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What Does the Vitamin Biotin Do?

Biotin, also called vitamin H, is a type of vitamin belonging to the vitamin B complex group. It helps the body use carbohydrates, fats and protein to release energy.

Biotin, also called vitamin H, is a type of vitamin belonging to the vitamin B complex group. It helps the body use carbohydrates, fats and protein to release energy. This vitamin is essential for healthy hair, skin, nails, eyes and liver. Biotin is also necessary for the optimal functioning of the nervous system. The food people eat contains complex nutrients in the form of carbohydrates, protein and fats. Biotin helps metabolize these nutrients to meet the demands of the body.

Biotin is vital for the growth of the developing baby in the uterus; hence, pregnant women are encouraged to consume optimal amounts of this vitamin. Certain studies have indicated that supplements containing biotin along with chromium (a type of mineral element) may help improve blood sugar in some people with diabetes. There is, however, a lack of enough evidence to support the role of biotin in causing this effect. Some studies suggest that biotin may provide relief in peripheral neuropathy (a condition characterized by nerve damage in the feet, legs, arms or hands). Peripheral neuropathy causes symptoms, such as tingling, numbness, pain, muscle weakness, burning or strange sensations and trouble walking. However, sufficient scientific evidence is lacking for the role of biotin in the treatment of peripheral neuropathy.

Biotin is present in several food items, such as

  • Dairy products, such as milk, yogurt and cheese
  • Cooked whole eggs (raw egg prevents biotin absorption) particularly egg yolk
  • Meat, fish and organ meats (such as liver)
  • Nuts and seeds
  • Certain vegetables (such as beans, peas, spinach, sweet potatoes and broccoli)
  • Bananas
  • Lentils
  • Mushrooms

Since biotin is present in various foods, most people get adequate amounts of the vitamin from their diet. Being a water-soluble vitamin, it is not stored in the body. It can, however, be made by the “good bacteria” residing in the gut. Some people could be at a higher risk of biotin deficiency. These include the people who

  • Have alcohol dependence (alcohol interferes with the absorption of biotin from the gut)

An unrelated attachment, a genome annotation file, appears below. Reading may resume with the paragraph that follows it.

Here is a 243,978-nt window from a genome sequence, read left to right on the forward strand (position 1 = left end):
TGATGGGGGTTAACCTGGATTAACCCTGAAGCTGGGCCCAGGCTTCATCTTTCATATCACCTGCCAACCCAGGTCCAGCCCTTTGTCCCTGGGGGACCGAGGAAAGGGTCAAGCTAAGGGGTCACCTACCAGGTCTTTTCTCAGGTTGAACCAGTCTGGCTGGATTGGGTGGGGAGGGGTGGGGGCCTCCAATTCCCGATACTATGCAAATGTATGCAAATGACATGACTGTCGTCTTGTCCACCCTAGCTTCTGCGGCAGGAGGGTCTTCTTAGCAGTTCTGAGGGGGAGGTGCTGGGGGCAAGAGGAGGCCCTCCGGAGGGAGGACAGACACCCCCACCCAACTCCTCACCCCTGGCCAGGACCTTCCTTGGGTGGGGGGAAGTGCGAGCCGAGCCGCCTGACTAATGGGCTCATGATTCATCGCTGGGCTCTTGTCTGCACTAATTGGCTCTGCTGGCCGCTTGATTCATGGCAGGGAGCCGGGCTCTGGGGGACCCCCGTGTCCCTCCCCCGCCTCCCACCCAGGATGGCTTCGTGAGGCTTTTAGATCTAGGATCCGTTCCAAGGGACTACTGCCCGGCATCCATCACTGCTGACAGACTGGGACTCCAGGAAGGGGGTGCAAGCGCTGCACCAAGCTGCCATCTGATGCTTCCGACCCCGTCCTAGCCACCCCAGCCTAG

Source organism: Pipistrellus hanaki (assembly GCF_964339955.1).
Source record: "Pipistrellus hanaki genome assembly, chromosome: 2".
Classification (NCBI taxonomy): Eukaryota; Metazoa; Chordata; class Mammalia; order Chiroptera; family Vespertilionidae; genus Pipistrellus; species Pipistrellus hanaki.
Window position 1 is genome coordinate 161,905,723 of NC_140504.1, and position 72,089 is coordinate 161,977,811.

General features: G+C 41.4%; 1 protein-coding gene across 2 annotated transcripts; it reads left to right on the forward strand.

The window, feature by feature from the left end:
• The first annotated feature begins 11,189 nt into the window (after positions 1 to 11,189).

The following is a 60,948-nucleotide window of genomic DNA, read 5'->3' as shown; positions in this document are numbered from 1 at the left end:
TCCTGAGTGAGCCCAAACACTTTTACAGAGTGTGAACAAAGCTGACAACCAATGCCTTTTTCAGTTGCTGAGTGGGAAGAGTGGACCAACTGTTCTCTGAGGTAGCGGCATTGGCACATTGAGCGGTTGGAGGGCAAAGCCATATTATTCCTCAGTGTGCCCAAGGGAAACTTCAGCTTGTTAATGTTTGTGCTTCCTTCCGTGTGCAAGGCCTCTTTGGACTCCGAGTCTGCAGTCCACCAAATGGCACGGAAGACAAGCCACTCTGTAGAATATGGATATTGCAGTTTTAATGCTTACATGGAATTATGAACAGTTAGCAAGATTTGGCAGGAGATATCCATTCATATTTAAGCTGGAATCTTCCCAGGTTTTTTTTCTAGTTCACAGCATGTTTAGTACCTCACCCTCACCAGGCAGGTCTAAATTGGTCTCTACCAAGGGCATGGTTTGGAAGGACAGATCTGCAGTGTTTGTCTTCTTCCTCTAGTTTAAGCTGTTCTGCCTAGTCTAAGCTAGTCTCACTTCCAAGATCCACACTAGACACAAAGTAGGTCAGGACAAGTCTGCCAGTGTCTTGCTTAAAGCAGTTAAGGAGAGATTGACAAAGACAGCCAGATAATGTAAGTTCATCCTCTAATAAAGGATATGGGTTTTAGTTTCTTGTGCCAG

• Have an inherited disorder called “biotinidase deficiency” (a rare genetic disorder in which the body is unable to recycle biotin)
  • Are pregnant or breastfeeding
  • Consume certain medications, such as antibiotics and antiseizure drugs
  • Have chronic gut disorders, such as Crohn’s disease
  • Consume raw eggs regularly
  • Have been on parenteral nutrition (nutrition given through an intravenous line) for a long period.

Table. The daily recommended intakes for biotin in different age groups

Age group           
 Recommended intake (in micrograms, mcg)           

Birth to six months

7 to 12 months 

One to three years

Four to eight years

9 to 13 years

14 to 18 years

19 years and older

Pregnant women

Lactating women

The recommended intake may vary depending on the presence of any risk factors for biotin deficiency.

Biotin deficiency may present as

  • Thin hair or hair loss
  • Weak, splitting or brittle nails in the fingers and toes
  • Rashes around the eyes
  • Dry eyes
  • Rash or cracks around the mouth (cheilitis)
  • Swollen, painful tongue that appears dark or magenta-colored (glossitis)
  • Loss of appetite
  • Lack of sleep (insomnia)
  • Dry, itchy or scaly skin
  • Fatigue
  • Low mood or depression
  • Nausea
  • Digestive issues, such as loose stools
  • Aches and pains

If you are diagnosed with biotin deficiency or your doctor thinks you may not be getting enough biotin in your diet, they may prescribe you biotin supplements. Always take these supplements as prescribed by your doctor.

Medically Reviewed on 7/1/2021


National Institutes of Health: “Biotin.”

Mount Sinai: “Vitamin H (Biotin).”

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